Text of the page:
DH: Another aspect, touched on in your brief mention of anarchism, is the political dimension of the avant-garde. In the visual arts, it has been for some time a widespread view that the avant-garde has "congealed into orthodoxy" - that the radical gesture is so readily absorbed, appropriated and commodified as to render it powerless if not pointless….

RK: Nope!

DH: The continuing popularity (certainly in the "academic" art world) of quasi-Marxist critiques informs much of this attitude of course, and perhaps this has something to do with what you describe, Richard, as the art world's propensity to adorn itself with "theory" (“thick pseudo-philosophical theory”, I think you called it earlier in the conversation) rather than paying attention to more literary writing? Is there more of a future for the avant-garde in literature than in visual art? Perhaps because there are more dominant structures remaining to be disrupted? Or because literary works are less readily appropriated into fashionable popular culture? What I’m trying to get at is that maybe literary works are less susceptible (in a good way) to commodification than visual works (given the vagaries of the art market) and so, arguably, might be more likely to retain a genuinely avant-garde impact and value?

RK: As I observed earlier, visual art – retail; literature - wholesale. … My problem is that though some people like my work a lot, there aren't enough to support commercial book publication.

DH: The visual art retail / literature wholesale distinction is an interesting one. … And presumably you would say that genuinely avant-garde artists (in all art forms) inevitably have audiences so small as to always be in an economically precarious position?

RK: Yes. … I've discussed this often…

DH: In relation to your earlier point about improvisation, I share Michael’s interest in the cut-ups of Burroughs and Gysin, and, unlike you, Richard, I also have something of a passion for improvised music (I recall mentioning Ornette Coleman in an earlier correspondence with you, and as you know I’ve recently been working with the legacy of Albert Ayler.) So, I wonder if you might say more about why you seem to dismiss improvisation as a strategy?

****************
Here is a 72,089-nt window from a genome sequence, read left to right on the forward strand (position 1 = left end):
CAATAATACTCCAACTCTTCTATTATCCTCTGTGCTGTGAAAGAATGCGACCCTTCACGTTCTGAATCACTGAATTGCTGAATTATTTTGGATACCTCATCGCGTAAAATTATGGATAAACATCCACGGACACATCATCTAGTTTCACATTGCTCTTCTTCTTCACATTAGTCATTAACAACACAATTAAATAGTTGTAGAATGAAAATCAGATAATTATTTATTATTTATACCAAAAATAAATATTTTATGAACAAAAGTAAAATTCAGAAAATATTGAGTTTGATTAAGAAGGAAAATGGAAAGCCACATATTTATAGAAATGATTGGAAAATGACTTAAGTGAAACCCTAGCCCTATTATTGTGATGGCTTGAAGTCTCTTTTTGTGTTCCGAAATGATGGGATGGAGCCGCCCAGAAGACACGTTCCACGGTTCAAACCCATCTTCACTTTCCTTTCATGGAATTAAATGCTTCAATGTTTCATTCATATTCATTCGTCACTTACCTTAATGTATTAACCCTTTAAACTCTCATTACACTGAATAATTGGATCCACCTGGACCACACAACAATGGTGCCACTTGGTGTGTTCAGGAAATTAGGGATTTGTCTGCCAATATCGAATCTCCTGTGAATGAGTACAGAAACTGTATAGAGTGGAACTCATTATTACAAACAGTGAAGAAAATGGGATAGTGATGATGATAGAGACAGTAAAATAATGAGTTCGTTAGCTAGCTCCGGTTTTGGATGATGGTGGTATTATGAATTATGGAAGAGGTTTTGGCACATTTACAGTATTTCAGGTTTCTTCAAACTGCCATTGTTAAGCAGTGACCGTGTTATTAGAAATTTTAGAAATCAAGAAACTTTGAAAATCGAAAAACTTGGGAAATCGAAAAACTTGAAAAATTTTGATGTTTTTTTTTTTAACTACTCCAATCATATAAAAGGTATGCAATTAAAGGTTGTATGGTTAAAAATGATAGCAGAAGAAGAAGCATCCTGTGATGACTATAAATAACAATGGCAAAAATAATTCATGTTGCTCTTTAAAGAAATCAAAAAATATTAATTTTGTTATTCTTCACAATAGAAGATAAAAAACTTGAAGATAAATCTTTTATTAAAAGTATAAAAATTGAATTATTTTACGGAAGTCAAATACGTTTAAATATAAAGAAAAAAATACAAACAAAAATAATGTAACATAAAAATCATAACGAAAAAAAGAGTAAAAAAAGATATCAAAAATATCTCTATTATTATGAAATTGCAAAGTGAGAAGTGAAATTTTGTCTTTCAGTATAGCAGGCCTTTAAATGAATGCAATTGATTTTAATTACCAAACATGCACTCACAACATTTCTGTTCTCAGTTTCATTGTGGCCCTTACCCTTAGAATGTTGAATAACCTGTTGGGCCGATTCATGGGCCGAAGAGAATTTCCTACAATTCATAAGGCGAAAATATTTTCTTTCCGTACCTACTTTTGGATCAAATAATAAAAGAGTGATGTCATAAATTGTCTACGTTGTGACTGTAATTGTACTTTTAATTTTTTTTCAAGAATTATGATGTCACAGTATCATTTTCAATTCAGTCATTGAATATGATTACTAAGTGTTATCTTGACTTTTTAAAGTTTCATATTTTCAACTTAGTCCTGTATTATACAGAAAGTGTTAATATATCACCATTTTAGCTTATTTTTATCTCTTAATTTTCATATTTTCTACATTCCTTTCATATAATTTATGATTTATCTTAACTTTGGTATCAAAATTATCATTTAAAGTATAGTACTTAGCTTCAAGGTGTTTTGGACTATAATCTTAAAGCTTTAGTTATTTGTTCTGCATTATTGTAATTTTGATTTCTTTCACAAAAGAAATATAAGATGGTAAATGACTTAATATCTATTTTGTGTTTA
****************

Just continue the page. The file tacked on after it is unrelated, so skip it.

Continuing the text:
RK: Pointlessness….

DH: Do you mean by this that improvisatory techniques are pointless as avant-garde strategies, or that improvisation is in itself inherently pointless?

RK: Neither - just that improvisation is usually heard by me as pointless doodling that goes nowhere…

DH: Would you say the same about procedures determined by chance? (Important to Cage at certain times, I think.)

RK: I've argued at great length that inventive constraints were more important to Cage, giving structure to chance details. …

DH: Structure is all-important then? … The best improvised music, I think, always creates an architecture within which spontaneous events occur, and without such architecture it falls readily into that aimless doodling you mentioned earlier....

RK: For instance…?

DH: Well, a few good “architectural” examples for me would be George Russell, Charles Mingus, Ornette Coleman's 1959 quartet with Don Cherry, Charlie Haden & Billy Higgins, Ayler’s use of hymn and march tunes and, more recently, Keith Jarrett....

RK: Perhaps. … The most successful improviser ever heard by me was Terry Riley at the piano, mostly by weaving quotations from classical music, which became his architecture, as you call it. Keith Jarrett is pretty good.

DH: Yes! … I agree absolutely about Terry Riley. … At his best I think Keith Jarrett does something similar, though in a more romantic - and so, arguably, less avant-garde - way...

RK: Whew!